1974 Starr King Graduate
Kraft is the minister for the Unitarian Universalist Congregation of Sacramento, California.
I loved the field of psychology. But in the late 1960s, graduate psychology schools seemed hopelessly narrow. Then, out of the blue, two Unitarian Universalist clergy asked if I'd ever considered the ministry. The notion seemed outrageous. I thought of ministers as well-meaning folks in tweed jackets who looked earnestly in your eyes and shook your hand a little too long.
Nevertheless, after studying the Starr King catalog, I decided I wanted the program, even if I was not so sure about the profession. Many Starr King students at that time were there to avoid the draft. So my ambivalence fit the ambiance.
My Starr King years were wonderful, difficult, raw, provocative and empowering. I trained intensively in encounter group facilitation, studied the Old Testament with a Marxist scholar, developed deep friendships with students, took LSD for the first time (outside of school), fell in love with the congregation where I interned, studied Tillich and Rollo May, explored Christian theology with Jesuits, taught a course in humanist psychology, became a trainer for facilitators for the original "About Your Sexuality" curriculum and climbed out on one limb after another. I felt stretched, challenged and enlivened. The school did not form me as much as un-stuck some old childhood patterns and set me on a course I did not understand at the time. I stormed out of Berkeley, angry with my advisor, but grateful for the experience and the connections. I never went to my graduation.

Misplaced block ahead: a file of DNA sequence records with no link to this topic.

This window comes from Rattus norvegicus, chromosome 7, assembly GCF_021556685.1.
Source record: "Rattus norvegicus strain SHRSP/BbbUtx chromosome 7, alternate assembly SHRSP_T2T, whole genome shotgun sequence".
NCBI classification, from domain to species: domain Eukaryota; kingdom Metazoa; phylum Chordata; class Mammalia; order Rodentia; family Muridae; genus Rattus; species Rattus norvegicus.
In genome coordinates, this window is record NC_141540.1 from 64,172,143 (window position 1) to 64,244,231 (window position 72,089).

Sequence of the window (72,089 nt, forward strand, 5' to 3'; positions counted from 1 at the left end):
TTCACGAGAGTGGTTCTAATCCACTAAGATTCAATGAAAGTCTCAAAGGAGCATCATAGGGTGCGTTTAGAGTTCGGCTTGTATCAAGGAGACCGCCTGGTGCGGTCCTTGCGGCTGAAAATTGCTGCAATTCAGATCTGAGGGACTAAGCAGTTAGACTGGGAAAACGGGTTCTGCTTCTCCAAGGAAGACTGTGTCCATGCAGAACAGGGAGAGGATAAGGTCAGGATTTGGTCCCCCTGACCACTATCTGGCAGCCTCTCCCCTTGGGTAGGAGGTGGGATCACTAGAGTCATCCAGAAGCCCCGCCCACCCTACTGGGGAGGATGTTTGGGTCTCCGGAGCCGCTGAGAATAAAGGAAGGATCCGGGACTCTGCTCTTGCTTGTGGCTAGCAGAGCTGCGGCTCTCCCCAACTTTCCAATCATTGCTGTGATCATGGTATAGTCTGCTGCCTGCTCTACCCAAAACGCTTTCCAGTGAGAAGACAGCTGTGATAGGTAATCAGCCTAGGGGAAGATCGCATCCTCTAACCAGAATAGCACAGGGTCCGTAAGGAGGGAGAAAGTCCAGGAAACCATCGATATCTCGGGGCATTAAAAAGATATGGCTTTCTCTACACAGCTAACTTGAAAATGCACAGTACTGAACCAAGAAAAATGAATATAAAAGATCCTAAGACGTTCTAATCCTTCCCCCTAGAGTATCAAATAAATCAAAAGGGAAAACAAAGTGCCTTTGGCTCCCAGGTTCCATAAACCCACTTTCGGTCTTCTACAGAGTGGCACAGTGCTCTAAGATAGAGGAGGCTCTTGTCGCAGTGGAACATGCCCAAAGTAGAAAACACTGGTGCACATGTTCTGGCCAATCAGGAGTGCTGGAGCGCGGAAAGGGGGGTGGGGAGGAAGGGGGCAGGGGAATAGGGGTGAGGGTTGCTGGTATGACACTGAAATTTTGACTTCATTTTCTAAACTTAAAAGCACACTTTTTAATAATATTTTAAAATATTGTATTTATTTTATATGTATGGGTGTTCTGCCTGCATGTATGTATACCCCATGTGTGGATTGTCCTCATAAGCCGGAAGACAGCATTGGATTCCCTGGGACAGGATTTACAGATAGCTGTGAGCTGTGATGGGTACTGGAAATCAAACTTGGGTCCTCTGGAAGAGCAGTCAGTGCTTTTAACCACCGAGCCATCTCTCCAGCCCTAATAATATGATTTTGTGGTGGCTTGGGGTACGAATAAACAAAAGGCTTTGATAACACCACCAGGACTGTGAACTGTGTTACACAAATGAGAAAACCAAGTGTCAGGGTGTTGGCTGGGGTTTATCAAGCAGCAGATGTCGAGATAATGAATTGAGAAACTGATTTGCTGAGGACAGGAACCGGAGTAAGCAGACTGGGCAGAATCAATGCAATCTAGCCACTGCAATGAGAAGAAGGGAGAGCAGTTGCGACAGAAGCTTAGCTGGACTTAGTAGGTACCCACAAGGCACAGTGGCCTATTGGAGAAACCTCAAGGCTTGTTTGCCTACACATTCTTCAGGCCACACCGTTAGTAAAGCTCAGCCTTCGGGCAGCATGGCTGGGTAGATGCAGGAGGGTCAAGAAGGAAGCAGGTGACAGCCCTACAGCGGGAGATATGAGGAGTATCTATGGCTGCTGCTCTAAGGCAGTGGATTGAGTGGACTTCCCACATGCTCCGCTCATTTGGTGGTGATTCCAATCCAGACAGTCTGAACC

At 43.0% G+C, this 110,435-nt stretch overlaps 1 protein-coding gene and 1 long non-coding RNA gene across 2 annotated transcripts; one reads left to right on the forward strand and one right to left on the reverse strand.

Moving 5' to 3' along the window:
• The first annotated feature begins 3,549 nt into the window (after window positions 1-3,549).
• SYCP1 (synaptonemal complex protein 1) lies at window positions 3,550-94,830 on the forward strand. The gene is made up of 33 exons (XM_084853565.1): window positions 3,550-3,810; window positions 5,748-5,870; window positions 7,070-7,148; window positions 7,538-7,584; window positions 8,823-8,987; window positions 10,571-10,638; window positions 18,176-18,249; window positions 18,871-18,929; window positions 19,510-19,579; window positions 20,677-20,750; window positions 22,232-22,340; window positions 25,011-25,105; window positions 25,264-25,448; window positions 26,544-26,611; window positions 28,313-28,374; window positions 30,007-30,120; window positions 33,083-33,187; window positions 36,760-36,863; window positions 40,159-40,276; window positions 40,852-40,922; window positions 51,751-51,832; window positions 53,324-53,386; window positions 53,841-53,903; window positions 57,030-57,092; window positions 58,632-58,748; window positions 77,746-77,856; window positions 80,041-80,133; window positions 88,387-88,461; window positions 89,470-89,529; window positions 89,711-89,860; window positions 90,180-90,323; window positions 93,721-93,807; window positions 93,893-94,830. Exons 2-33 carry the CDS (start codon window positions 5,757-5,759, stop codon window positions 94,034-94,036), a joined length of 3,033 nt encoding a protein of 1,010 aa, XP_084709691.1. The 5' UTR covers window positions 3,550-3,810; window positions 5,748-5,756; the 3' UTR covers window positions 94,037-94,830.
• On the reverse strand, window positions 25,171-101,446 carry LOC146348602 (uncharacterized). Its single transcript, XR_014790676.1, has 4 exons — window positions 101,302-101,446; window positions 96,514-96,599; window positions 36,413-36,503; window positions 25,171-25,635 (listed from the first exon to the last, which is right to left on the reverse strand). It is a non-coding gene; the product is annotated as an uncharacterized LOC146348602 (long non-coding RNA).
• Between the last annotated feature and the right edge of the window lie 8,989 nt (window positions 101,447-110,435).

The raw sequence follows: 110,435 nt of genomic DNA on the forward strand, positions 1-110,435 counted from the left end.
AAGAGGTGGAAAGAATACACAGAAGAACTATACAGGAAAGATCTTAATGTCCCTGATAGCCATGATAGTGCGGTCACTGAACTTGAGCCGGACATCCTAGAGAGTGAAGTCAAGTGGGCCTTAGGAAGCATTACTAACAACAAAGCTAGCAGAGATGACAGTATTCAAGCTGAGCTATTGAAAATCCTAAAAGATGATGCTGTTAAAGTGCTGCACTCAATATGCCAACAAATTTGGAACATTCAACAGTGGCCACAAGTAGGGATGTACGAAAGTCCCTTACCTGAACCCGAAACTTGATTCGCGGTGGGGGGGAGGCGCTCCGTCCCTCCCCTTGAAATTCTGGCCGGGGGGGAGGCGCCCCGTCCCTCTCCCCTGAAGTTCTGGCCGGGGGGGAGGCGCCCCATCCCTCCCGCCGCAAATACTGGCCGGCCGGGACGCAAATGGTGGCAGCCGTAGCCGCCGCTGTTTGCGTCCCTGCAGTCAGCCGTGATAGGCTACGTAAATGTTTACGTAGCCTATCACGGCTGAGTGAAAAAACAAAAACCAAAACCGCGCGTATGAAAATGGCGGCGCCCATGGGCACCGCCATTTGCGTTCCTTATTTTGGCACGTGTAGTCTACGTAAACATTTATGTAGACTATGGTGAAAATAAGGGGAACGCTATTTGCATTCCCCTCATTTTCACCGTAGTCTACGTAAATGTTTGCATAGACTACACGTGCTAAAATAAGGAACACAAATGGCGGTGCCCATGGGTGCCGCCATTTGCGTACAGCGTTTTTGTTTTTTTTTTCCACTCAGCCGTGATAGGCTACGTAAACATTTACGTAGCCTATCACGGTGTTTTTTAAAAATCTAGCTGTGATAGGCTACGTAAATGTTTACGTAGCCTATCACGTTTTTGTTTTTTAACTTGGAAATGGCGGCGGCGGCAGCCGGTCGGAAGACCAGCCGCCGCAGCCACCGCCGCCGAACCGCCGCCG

After going into debt to get a degree, I thought I should at least give the ministry a try. I spent two years in a tiny New England congregation. We had speakers like Daniel Ellsberg, the Berrigan brothers and Ram Dass come to my church. I found I had a gift for psychic perception. This eventually led me to meditation training and Buddhist practice.
Then my marriage came apart. I left the church and hitchhiked around the U.S. and Mexico for six months. I returned to New England to start a counseling program for street kids: "community ministry," we'd call it now. After three years, I felt a strong draw to the parish ministry. I know you are supposed to feel "called" to the ministry and then go to seminary. But the power of grace had me ordained before I realized I wanted to be a minister.
My next five years in another New England church were wonderful. I thought if I died as a country preacher, I'd die happy. But I also found that ministry exhausting. I decided I did not have enough talent and interest in institutional maintenance. I left and began a psychotherapy practice.
In the decade that followed, I watched from a distance my former congregation and saw it in a new frame. I began to reexamine my decision to leave the ministry. Gingerly I re-entered the professional ministry as an interim. It felt like coming home. Maybe these congregations were healthier. Maybe I had just grown up a little. But I knew it was a path I'd best not fight any longer.
Both of my boys were in high school at that point and my wife's career was not easily re-located. So it took a few years to find and settle in a church. Five years ago we came to Sacramento. At that time the church had a reputation for being difficult. But I fell in love with them and their potential. It is truly a good match for both the congregation and me. My Buddhist practice and love of dharma made a perfect bridge between the self-identified atheists and those seeking spiritual depth. We are thriving together.
I still work too hard and struggle with the demands of the ministry. But I no longer fight the grace that put me here. I do several intensive meditation retreats a year and will travel to India and sit for two months next year on sabbatical. But I no longer see a separation between my spiritual practice and my professional life. There is mindfulness on the cushion and mindfulness on the run. They enrich and inform each other.
I don't wear tweed jackets and hope I don't shake hands with people a little too long. But I do see the ministry as my life work. I love it.
Grace keeps dragging me toward the light as I kick and scream in protest.
Rob Eller Isaacs
Mary Ann Maggiore
Judith Brown Osgood